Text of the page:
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木が浮く。
[ki-ga uku]
Literal translation: Wood floats.
Meaning: wood is such a material, if to put it in water, it will stay on the top, it will not sink.

Let's add ~やすい / ~にくい pattern (as auxiliary adjective, not i-adjective).

木は浮きやすい。
[ki-wa uki-yasui]
Literal translation: Wood floats well.
Meaning: wood is a good floating material, that it is a good itea to make something floating from that, for example, a boat.

Question: why -yasui/-nikui makes us use は instead of が?
Is it legal to say [木が浮きやす] or with ga-version of -yasui/-nikui we make some shift in meaning?

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Good question! This question is an actually an entire topic. For example, see this article.

So we have four patterns here:

(1) 木が浮く

(2) 木は浮く

(3) 木が浮きやすい

(4) 木は浮きやすい

The short answer is that they are all correct grammatically. However, they have slightly different nuances.


"は" is called the topic particle for good reason; it marks what the speaker's statement is about. Without any context, (1) could be a statement about the environment from a book. The statement describes what simply happens. On the other hand, (2) is a statement about the tree itself. An example usage is, 石は浮かないが木は浮く (Stones don't float, but trees float). Here, we compare stones and trees. The statement isn't about what happens generally; it specifically compares stones and trees, the topics.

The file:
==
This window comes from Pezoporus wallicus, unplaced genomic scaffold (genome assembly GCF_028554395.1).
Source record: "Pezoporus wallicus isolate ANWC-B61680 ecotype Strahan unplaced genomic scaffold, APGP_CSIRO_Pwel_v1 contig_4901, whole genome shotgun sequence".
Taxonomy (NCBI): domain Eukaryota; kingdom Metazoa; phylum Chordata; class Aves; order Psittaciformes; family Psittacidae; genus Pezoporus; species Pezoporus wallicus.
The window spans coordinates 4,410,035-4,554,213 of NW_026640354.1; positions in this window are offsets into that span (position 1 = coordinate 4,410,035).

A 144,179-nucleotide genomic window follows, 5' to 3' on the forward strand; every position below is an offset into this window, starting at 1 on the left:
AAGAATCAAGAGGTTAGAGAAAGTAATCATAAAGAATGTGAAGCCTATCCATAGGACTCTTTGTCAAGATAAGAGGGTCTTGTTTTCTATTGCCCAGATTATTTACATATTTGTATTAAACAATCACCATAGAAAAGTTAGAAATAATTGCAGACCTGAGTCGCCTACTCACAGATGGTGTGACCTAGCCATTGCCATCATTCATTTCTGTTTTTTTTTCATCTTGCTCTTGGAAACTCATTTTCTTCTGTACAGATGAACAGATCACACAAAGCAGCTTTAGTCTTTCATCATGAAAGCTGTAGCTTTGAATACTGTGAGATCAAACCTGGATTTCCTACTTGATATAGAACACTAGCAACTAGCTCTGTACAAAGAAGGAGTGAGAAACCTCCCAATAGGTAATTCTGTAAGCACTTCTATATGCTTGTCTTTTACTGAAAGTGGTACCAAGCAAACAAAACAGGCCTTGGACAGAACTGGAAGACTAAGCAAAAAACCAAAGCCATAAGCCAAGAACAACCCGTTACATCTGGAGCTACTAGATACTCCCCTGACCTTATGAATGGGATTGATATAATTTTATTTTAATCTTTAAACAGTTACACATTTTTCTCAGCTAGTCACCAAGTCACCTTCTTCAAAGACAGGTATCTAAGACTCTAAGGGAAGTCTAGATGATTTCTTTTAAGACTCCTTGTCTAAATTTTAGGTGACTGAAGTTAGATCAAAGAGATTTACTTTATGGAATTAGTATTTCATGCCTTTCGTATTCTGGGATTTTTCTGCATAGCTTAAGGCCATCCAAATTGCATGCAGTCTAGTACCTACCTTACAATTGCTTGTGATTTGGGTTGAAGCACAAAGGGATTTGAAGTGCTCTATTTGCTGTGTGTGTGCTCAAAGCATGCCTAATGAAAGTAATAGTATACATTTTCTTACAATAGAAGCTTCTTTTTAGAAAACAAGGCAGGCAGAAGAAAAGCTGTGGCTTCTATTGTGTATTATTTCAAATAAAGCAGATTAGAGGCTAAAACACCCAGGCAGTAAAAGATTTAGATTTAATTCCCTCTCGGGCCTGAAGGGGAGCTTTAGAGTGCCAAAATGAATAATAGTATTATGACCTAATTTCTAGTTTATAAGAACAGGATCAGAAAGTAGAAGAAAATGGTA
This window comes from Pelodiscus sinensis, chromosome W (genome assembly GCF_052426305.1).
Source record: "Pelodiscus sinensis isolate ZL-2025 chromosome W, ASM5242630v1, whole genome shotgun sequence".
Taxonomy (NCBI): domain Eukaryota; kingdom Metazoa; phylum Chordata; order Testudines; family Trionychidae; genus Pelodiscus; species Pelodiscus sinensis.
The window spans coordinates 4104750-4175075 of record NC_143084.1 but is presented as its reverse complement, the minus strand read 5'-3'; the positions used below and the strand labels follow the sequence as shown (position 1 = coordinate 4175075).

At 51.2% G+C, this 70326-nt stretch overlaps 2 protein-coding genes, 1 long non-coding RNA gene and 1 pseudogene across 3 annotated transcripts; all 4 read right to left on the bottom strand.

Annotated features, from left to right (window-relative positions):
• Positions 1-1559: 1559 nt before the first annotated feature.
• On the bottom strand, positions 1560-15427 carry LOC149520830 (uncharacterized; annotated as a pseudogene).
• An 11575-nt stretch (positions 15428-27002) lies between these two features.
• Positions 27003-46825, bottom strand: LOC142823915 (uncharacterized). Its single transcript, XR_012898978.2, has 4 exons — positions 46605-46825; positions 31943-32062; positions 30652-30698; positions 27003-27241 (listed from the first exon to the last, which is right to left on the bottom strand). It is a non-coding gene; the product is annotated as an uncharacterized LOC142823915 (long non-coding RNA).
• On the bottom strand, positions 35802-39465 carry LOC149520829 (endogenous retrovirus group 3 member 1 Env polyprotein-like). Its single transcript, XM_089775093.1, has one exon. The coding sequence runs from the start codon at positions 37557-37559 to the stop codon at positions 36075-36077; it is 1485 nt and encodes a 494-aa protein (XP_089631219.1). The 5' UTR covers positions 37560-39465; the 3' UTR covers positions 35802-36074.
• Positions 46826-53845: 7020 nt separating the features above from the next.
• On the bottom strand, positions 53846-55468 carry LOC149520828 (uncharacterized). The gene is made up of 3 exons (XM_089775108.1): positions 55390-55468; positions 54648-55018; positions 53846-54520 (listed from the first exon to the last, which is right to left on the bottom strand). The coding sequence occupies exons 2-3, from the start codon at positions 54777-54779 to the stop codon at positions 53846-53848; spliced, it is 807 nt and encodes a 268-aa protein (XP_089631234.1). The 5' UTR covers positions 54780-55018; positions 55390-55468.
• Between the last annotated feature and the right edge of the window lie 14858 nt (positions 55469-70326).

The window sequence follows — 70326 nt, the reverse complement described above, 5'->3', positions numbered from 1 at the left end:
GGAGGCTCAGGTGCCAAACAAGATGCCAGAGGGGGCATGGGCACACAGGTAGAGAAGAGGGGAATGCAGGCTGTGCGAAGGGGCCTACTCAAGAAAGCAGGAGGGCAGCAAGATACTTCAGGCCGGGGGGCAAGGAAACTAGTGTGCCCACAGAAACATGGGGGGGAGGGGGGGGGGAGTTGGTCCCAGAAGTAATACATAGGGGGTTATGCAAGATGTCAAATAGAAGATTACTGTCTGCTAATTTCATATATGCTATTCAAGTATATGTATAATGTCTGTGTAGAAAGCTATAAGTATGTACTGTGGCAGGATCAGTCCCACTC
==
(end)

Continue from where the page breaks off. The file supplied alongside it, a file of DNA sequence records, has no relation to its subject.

Now, alone, (3) seems slightly strange alone. Note that as "浮きやすい" is an adjective, the whole sentence seems to describe the tree, which wouldn't make sense if tree weren't the topic. On the other hand, it could be used as in "なぜ、海水では人が浮きやすいのでしょうか". Here, the topic is seawater; not people.

(4) alone is a natural statement about trees themselves. It describes trees, saying trees float easily.

I hope this helps a little bit!

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